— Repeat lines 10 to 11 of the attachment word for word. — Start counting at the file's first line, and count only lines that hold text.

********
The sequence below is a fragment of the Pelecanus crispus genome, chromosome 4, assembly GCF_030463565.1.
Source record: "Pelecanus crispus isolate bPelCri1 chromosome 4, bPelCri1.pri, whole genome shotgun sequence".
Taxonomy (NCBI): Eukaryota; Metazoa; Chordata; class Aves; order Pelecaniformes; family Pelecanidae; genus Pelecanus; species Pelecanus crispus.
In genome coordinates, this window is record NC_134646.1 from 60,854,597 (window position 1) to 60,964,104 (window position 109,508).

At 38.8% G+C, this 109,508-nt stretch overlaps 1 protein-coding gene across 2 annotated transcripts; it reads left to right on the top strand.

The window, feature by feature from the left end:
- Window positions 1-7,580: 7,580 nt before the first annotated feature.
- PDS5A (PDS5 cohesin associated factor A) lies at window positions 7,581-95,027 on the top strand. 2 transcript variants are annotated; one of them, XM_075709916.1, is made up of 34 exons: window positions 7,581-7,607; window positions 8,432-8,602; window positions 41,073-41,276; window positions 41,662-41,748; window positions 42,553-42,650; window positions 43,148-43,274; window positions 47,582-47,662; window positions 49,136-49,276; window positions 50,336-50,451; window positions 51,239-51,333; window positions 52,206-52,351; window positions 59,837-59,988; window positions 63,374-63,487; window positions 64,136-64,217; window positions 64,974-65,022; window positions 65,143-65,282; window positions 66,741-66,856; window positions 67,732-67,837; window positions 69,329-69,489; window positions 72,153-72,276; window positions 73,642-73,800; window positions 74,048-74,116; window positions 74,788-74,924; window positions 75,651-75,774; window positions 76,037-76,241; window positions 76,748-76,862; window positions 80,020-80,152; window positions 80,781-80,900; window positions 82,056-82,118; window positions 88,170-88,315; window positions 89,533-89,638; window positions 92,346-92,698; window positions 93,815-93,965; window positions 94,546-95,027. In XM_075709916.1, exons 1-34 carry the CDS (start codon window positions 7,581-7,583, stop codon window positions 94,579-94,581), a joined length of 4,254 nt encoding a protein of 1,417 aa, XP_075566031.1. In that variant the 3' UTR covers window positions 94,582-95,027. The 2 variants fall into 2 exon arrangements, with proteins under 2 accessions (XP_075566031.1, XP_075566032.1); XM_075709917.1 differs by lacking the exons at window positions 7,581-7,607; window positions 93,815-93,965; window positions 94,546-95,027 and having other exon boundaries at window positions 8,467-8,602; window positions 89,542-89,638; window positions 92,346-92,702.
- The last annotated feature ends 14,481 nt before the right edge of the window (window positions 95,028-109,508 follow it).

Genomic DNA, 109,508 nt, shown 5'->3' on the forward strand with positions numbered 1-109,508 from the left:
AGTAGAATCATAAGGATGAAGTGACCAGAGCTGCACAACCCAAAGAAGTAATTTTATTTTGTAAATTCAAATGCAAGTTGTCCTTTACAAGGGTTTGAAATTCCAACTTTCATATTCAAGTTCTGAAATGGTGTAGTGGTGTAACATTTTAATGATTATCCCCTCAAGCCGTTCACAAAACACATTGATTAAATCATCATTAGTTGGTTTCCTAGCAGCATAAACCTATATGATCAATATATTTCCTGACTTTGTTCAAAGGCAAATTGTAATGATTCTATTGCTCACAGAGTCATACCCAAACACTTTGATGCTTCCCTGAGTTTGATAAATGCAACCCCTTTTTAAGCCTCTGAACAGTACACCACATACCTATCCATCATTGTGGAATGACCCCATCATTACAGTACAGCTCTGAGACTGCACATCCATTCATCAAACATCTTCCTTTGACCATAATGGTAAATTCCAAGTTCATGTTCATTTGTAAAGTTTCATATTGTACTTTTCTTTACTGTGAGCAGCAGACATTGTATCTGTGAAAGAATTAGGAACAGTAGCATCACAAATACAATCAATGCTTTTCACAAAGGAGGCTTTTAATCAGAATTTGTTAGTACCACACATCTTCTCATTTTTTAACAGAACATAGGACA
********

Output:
Genomic DNA, 109,508 nt, shown 5'->3' on the forward strand with positions numbered 1-109,508 from the left:
AGTAGAATCATAAGGATGAAGTGACCAGAGCTGCACAACCCAAAGAAGTAATTTTATTTTGTAAATTCAAATGCAAGTTGTCCTTTACAAGGGTTTGAAATTCCAACTTTCATATTCAAGTTCTGAAATGGTGTAGTGGTGTAACATTTTAATGATTATCCCCTCAAGCCGTTCACAAAACACATTGATTAAATCATCATTAGTTGGTTTCCTAGCAGCATAAACCTATATGATCAATATATTTCCTGACTTTGTTCAAAGGCAAATTGTAATGATTCTATTGCTCACAGAGTCATACCCAAACACTTTGATGCTTCCCTGAGTTTGATAAATGCAACCCCTTTTTAAGCCTCTGAACAGTACACCACATACCTATCCATCATTGTGGAATGACCCCATCATTACAGTACAGCTCTGAGACTGCACATCCATTCATCAAACATCTTCCTTTGACCATAATGGTAAATTCCAAGTTCATGTTCATTTGTAAAGTTTCATATTGTACTTTTCTTTACTGTGAGCAGCAGACATTGTATCTGTGAAAGAATTAGGAACAGTAGCATCACAAATACAATCAATGCTTTTCACAAAGGAGGCTTTTAATCAGAATTTGTTAGTACCACACATCTTCTCATTTTTTAACAGAACATAGGACA